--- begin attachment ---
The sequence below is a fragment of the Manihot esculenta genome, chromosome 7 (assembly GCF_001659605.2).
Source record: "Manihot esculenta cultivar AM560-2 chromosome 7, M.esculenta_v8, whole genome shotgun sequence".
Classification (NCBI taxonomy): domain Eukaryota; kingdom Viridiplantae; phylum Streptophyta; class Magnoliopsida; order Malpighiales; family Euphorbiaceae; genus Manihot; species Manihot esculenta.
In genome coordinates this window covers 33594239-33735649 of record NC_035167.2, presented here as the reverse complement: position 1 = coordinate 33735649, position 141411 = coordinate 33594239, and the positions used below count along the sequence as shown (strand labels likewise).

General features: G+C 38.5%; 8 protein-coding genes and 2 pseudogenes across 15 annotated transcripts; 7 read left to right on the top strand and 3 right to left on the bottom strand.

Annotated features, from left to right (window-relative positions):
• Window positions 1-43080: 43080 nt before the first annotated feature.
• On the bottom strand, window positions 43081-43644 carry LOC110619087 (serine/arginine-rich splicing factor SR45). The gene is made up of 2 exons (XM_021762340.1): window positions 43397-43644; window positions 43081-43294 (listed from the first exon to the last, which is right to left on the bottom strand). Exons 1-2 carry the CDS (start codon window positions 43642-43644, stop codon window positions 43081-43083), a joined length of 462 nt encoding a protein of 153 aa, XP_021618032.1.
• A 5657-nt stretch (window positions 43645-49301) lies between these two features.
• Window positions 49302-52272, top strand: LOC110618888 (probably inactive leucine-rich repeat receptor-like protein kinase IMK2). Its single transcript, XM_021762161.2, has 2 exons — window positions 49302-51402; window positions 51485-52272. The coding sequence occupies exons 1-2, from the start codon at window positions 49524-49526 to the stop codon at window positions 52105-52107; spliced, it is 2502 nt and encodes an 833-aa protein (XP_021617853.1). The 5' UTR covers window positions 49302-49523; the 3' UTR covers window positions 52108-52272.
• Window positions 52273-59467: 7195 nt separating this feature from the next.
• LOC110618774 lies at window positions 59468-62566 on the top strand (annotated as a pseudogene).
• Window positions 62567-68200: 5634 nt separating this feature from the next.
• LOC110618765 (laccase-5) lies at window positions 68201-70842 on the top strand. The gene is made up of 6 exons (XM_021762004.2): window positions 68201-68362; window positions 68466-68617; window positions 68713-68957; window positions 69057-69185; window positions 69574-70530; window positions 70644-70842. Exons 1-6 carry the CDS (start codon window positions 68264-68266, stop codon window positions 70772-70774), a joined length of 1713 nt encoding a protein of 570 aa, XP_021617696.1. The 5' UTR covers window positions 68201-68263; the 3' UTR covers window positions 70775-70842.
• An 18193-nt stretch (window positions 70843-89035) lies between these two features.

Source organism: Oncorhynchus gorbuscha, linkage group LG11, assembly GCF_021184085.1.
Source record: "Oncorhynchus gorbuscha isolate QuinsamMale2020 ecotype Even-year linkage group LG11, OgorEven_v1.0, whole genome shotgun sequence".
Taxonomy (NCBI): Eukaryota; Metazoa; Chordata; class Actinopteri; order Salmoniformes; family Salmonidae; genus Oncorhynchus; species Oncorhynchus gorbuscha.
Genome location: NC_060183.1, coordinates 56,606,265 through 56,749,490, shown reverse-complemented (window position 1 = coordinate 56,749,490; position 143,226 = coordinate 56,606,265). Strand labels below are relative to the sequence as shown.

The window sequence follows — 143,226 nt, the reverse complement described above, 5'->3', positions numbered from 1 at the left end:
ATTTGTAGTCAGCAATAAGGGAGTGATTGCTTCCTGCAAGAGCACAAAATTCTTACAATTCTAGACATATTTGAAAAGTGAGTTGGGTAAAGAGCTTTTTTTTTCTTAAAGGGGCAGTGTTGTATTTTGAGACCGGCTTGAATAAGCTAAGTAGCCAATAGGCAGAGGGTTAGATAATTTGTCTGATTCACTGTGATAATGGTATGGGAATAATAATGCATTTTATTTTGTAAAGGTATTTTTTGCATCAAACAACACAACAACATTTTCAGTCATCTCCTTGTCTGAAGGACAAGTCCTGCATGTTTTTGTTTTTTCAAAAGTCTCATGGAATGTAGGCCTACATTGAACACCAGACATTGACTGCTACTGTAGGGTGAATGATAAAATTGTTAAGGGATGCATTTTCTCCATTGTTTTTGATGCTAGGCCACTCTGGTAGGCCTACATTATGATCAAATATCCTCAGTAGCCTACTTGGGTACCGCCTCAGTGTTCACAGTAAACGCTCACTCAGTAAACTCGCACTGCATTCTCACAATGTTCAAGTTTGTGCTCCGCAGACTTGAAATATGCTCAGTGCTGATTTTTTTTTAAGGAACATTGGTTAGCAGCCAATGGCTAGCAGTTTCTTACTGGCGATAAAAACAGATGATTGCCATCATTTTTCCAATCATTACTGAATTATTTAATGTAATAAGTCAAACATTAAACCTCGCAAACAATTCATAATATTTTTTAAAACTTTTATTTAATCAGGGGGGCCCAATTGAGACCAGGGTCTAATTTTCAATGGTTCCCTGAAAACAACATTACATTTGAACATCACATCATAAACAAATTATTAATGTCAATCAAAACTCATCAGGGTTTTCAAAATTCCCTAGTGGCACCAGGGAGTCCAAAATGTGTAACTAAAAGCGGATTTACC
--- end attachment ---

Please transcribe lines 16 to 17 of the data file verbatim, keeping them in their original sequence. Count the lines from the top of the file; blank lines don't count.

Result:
Source organism: Oncorhynchus gorbuscha, linkage group LG11, assembly GCF_021184085.1.
Source record: "Oncorhynchus gorbuscha isolate QuinsamMale2020 ecotype Even-year linkage group LG11, OgorEven_v1.0, whole genome shotgun sequence".